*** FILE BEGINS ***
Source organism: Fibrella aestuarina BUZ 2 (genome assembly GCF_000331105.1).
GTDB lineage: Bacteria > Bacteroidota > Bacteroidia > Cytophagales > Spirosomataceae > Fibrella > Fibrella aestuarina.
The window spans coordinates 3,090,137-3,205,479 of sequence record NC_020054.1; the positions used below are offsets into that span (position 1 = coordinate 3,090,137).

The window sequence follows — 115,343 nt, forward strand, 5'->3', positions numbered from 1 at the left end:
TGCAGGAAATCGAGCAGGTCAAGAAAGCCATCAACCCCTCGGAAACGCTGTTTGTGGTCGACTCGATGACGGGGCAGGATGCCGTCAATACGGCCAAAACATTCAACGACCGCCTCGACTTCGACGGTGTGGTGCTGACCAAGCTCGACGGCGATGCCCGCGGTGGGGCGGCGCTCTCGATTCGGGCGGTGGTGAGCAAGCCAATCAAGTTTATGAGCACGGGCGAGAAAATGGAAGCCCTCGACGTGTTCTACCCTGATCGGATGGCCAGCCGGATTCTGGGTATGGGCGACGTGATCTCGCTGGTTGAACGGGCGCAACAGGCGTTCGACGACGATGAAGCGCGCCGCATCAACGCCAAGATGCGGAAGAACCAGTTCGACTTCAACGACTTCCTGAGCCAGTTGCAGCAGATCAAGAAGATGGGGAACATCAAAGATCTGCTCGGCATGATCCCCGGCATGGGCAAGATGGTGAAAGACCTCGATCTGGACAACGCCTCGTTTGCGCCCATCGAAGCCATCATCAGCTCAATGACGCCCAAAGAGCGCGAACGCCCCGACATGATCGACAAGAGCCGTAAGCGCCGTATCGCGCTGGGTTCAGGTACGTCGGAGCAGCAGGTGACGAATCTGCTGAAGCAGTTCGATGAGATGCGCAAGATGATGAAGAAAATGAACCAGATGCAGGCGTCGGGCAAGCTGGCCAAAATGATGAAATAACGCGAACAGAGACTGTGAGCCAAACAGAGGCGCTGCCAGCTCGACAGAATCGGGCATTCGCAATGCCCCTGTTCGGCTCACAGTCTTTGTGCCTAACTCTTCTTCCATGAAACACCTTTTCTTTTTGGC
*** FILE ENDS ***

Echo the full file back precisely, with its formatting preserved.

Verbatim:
Source organism: Fibrella aestuarina BUZ 2 (genome assembly GCF_000331105.1).
GTDB lineage: Bacteria > Bacteroidota > Bacteroidia > Cytophagales > Spirosomataceae > Fibrella > Fibrella aestuarina.
The window spans coordinates 3,090,137-3,205,479 of sequence record NC_020054.1; the positions used below are offsets into that span (position 1 = coordinate 3,090,137).

The window sequence follows — 115,343 nt, forward strand, 5'->3', positions numbered from 1 at the left end:
TGCAGGAAATCGAGCAGGTCAAGAAAGCCATCAACCCCTCGGAAACGCTGTTTGTGGTCGACTCGATGACGGGGCAGGATGCCGTCAATACGGCCAAAACATTCAACGACCGCCTCGACTTCGACGGTGTGGTGCTGACCAAGCTCGACGGCGATGCCCGCGGTGGGGCGGCGCTCTCGATTCGGGCGGTGGTGAGCAAGCCAATCAAGTTTATGAGCACGGGCGAGAAAATGGAAGCCCTCGACGTGTTCTACCCTGATCGGATGGCCAGCCGGATTCTGGGTATGGGCGACGTGATCTCGCTGGTTGAACGGGCGCAACAGGCGTTCGACGACGATGAAGCGCGCCGCATCAACGCCAAGATGCGGAAGAACCAGTTCGACTTCAACGACTTCCTGAGCCAGTTGCAGCAGATCAAGAAGATGGGGAACATCAAAGATCTGCTCGGCATGATCCCCGGCATGGGCAAGATGGTGAAAGACCTCGATCTGGACAACGCCTCGTTTGCGCCCATCGAAGCCATCATCAGCTCAATGACGCCCAAAGAGCGCGAACGCCCCGACATGATCGACAAGAGCCGTAAGCGCCGTATCGCGCTGGGTTCAGGTACGTCGGAGCAGCAGGTGACGAATCTGCTGAAGCAGTTCGATGAGATGCGCAAGATGATGAAGAAAATGAACCAGATGCAGGCGTCGGGCAAGCTGGCCAAAATGATGAAATAACGCGAACAGAGACTGTGAGCCAAACAGAGGCGCTGCCAGCTCGACAGAATCGGGCATTCGCAATGCCCCTGTTCGGCTCACAGTCTTTGTGCCTAACTCTTCTTCCATGAAACACCTTTTCTTTTTGGC